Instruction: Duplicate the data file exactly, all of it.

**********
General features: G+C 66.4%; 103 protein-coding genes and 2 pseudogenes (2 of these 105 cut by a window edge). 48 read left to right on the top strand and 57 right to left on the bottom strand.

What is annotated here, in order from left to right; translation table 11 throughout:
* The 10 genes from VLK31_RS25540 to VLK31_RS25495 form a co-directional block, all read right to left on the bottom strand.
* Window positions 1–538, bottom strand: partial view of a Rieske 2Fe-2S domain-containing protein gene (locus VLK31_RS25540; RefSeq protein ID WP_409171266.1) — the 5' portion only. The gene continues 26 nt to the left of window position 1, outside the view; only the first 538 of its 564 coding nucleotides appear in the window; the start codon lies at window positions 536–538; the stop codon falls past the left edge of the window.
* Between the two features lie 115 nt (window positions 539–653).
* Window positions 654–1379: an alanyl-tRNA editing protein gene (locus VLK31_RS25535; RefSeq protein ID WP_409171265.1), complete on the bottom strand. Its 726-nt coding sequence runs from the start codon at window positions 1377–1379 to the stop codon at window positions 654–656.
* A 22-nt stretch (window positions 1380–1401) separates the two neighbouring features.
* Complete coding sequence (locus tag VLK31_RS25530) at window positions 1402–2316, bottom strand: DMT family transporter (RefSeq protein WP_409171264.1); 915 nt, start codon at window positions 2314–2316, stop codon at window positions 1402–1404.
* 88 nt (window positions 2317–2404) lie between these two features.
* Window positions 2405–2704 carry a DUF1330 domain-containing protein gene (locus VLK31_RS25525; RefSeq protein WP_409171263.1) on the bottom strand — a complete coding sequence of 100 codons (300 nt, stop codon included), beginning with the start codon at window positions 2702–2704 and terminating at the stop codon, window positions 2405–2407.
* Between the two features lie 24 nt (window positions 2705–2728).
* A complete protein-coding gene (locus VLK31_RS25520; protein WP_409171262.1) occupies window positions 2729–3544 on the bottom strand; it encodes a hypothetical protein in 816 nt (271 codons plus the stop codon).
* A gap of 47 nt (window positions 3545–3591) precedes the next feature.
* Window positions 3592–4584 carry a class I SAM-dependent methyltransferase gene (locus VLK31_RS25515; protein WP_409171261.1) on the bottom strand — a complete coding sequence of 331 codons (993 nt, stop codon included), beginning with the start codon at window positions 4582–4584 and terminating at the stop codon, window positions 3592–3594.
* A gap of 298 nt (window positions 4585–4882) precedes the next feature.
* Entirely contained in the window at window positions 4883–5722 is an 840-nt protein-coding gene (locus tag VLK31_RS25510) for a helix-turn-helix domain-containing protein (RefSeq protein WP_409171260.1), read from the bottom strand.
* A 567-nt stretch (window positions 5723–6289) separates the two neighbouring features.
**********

General features: G+C 66.4%; 103 protein-coding genes and 2 pseudogenes (2 of these 105 cut by a window edge). 48 read left to right on the top strand and 57 right to left on the bottom strand.

What is annotated here, in order from left to right; translation table 11 throughout:
* The 10 genes from VLK31_RS25540 to VLK31_RS25495 form a co-directional block, all read right to left on the bottom strand.
* Window positions 1–538, bottom strand: partial view of a Rieske 2Fe-2S domain-containing protein gene (locus VLK31_RS25540; RefSeq protein ID WP_409171266.1) — the 5' portion only. The gene continues 26 nt to the left of window position 1, outside the view; only the first 538 of its 564 coding nucleotides appear in the window; the start codon lies at window positions 536–538; the stop codon falls past the left edge of the window.
* Between the two features lie 115 nt (window positions 539–653).
* Window positions 654–1379: an alanyl-tRNA editing protein gene (locus VLK31_RS25535; RefSeq protein ID WP_409171265.1), complete on the bottom strand. Its 726-nt coding sequence runs from the start codon at window positions 1377–1379 to the stop codon at window positions 654–656.
* A 22-nt stretch (window positions 1380–1401) separates the two neighbouring features.
* Complete coding sequence (locus tag VLK31_RS25530) at window positions 1402–2316, bottom strand: DMT family transporter (RefSeq protein WP_409171264.1); 915 nt, start codon at window positions 2314–2316, stop codon at window positions 1402–1404.
* 88 nt (window positions 2317–2404) lie between these two features.
* Window positions 2405–2704 carry a DUF1330 domain-containing protein gene (locus VLK31_RS25525; RefSeq protein WP_409171263.1) on the bottom strand — a complete coding sequence of 100 codons (300 nt, stop codon included), beginning with the start codon at window positions 2702–2704 and terminating at the stop codon, window positions 2405–2407.
* Between the two features lie 24 nt (window positions 2705–2728).
* A complete protein-coding gene (locus VLK31_RS25520; protein WP_409171262.1) occupies window positions 2729–3544 on the bottom strand; it encodes a hypothetical protein in 816 nt (271 codons plus the stop codon).
* A gap of 47 nt (window positions 3545–3591) precedes the next feature.
* Window positions 3592–4584 carry a class I SAM-dependent methyltransferase gene (locus VLK31_RS25515; protein WP_409171261.1) on the bottom strand — a complete coding sequence of 331 codons (993 nt, stop codon included), beginning with the start codon at window positions 4582–4584 and terminating at the stop codon, window positions 3592–3594.
* A gap of 298 nt (window positions 4585–4882) precedes the next feature.
* Entirely contained in the window at window positions 4883–5722 is an 840-nt protein-coding gene (locus tag VLK31_RS25510) for a helix-turn-helix domain-containing protein (RefSeq protein WP_409171260.1), read from the bottom strand.
* A 567-nt stretch (window positions 5723–6289) separates the two neighbouring features.